Do you have a favourite car? I’m not a big car buff, so as long as the vehicle gets me from A to B safely, I’m happy. The eldest and I were chatting about cars recently — she wants a mini cooper. She has yet to get her driver’s license, and is nervous about driving, so thinks a cooper will be “safe” and easy to maneuver. The youngest wants a big truck for the same reasons. So many vehicles out there on the roads. So many choices for travelling. So many arguments and thoughts about what brand, what qualifications, what this, what that. Fuel mileage. Safety features. Electric?

Photo via the Car Connection

Remember the good old days where you shoved all your kids in the back of a big ol’ wood paneled station wagon and went “road tripping”? Seat belts? Not a thing. Car seats, ha! (Not that I am condoning such reckless behaviour…buckle up, people!) Yet, you understand, right? The ultimate road trip was fun. It was exciting to see who would barf first, or get all the alphabet letters in license plate guessing games. And trips back then were screen free! How did we ever survive?? How did our parents survive? And who was in charge of the map? A paper map… that had to be folded back together….

If you’ve followed along at mittonmusings.com for any length of time, you’ve certainly noticed our references to our “faith journeys” or our “spiritual journeys”. Maybe you are wondering what exactly that means. It’s what I’ve been thinking about recently as well. And there is no simple answer. Let’s start with the word “journey”. The simplest definition is this:

“an act of traveling from one place to another” or

“a long and often difficult process of personal change and development”

Oxford online dictionary

Those two statements may not be as simple as they appear. Journeys involve ups and downs and backwards and forwards. Not to mention pit stops along the way. “Faith” adds a deeper and even more complex thought to the definition. Faith in what? Faith in whom? Then we can chat about how does that faith affect the life choices you make on the journey? Spirituality can mean something quite different. I believe humans are intensely spiritual beings. We’ve been designed that way. Consequently, our world is relatively open to “spiritual” things these days. It’s when we draw lines and point fingers that things get complicated. No one wants to be intolerant. And I’m not talking about “church” or “religious beliefs”. Although they certainly play a role in the journey.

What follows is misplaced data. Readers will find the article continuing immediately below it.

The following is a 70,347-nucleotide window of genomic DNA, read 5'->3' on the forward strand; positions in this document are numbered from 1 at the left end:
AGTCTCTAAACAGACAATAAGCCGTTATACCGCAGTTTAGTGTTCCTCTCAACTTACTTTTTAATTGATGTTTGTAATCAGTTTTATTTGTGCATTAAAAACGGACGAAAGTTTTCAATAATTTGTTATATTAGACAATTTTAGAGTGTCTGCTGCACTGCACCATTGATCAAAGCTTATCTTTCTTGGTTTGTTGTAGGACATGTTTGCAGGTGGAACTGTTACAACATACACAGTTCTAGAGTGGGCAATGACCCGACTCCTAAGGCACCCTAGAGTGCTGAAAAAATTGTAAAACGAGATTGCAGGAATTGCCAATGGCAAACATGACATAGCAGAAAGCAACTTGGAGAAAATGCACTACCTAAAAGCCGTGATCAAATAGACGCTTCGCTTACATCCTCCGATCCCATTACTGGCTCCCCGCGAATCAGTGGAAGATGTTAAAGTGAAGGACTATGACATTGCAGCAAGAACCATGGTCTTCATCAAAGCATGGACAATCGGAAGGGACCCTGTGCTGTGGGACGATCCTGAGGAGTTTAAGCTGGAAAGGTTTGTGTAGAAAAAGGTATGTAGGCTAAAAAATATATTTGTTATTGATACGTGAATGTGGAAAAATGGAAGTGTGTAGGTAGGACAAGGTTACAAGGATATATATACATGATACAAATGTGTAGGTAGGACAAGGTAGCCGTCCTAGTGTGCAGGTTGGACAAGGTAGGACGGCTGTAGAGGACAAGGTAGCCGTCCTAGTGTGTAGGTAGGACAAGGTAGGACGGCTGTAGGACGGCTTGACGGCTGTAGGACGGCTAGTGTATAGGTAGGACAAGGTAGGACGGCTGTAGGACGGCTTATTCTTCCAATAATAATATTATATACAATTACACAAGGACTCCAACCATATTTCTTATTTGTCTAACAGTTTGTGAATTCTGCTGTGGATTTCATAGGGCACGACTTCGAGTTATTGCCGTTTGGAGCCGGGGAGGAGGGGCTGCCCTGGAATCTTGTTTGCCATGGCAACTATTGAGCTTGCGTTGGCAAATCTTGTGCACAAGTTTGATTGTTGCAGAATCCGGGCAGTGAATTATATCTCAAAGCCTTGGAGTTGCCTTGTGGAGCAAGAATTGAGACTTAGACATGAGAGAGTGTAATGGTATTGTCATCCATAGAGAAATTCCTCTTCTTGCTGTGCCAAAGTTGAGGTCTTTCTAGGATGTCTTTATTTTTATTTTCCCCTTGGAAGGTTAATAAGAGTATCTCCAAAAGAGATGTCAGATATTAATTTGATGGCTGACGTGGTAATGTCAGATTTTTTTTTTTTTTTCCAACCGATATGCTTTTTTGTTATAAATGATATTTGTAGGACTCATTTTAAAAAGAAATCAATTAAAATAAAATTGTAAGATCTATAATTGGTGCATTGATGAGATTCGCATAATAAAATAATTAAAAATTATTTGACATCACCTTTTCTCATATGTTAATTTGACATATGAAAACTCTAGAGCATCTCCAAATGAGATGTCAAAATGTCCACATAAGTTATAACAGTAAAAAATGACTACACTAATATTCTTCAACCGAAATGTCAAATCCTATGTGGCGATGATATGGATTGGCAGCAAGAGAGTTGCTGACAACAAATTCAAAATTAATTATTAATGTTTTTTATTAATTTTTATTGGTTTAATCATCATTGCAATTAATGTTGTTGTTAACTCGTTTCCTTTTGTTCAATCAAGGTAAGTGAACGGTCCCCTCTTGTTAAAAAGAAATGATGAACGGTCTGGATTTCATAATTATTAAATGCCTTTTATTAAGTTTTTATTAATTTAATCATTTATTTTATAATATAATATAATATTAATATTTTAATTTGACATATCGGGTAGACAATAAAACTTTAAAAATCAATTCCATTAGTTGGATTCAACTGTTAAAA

Let’s break it down a little more. A road trip begins and ends. There is a point A and a point B. How you get to point B from point A is up to you…. you can take the scenic route up the mountain and through the valleys, or straight across the highway. But the journey always starts with choices. Who or what will be the master of the journey? Who will be in the driver’s seat? Who will you trust to get you to your final destination and where will that be? The crew here at mittonmusings, hopes that driver will be the Christ of the living Bible. It’s who we’ve chosen to be in the driver’s seat of our spiritual journeys that will one day unite us with Him in Heaven. He’s our point A and Heaven is our point B. The Bible is our map and we are making stops along the way to share the experience with you! Are you ready to start the journey? Share with us! Follow along as we chat each week about our journey. And maybe a little bit about our favourite cars!

First Fruits vs. Leftovers

I wanted this post to be about first fruits. I wanted it to tell you how I have practiced setting aside time in this new year to make God and my spiritual journey a priority. I wanted to brag about how I resolved to pray and study and claim God’s promises. I wanted to tell you all about what methods I had for keeping on track and share with you all the muses and insights I’ve had since the beginning of January. However, I must admit, that the more I thought about it, the more this post is going to be about Leftovers.